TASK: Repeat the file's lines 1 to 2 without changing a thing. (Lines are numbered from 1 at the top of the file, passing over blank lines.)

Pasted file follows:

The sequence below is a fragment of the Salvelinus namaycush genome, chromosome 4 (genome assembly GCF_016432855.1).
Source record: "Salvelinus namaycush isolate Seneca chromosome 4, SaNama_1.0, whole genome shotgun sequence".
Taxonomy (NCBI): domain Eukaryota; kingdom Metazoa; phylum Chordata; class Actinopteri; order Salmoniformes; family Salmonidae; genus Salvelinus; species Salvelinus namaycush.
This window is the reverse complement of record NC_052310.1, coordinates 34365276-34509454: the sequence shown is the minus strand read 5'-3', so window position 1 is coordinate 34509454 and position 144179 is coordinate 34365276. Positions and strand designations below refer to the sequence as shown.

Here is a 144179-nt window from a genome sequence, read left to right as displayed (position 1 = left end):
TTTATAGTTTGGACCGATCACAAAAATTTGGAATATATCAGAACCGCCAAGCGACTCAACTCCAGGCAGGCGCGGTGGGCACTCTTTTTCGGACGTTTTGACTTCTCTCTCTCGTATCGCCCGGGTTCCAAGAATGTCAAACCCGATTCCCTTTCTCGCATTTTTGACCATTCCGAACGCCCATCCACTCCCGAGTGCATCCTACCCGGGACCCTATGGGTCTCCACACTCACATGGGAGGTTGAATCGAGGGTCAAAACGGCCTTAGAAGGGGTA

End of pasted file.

The sequence below is a fragment of the Salvelinus namaycush genome, chromosome 4 (genome assembly GCF_016432855.1).
Source record: "Salvelinus namaycush isolate Seneca chromosome 4, SaNama_1.0, whole genome shotgun sequence".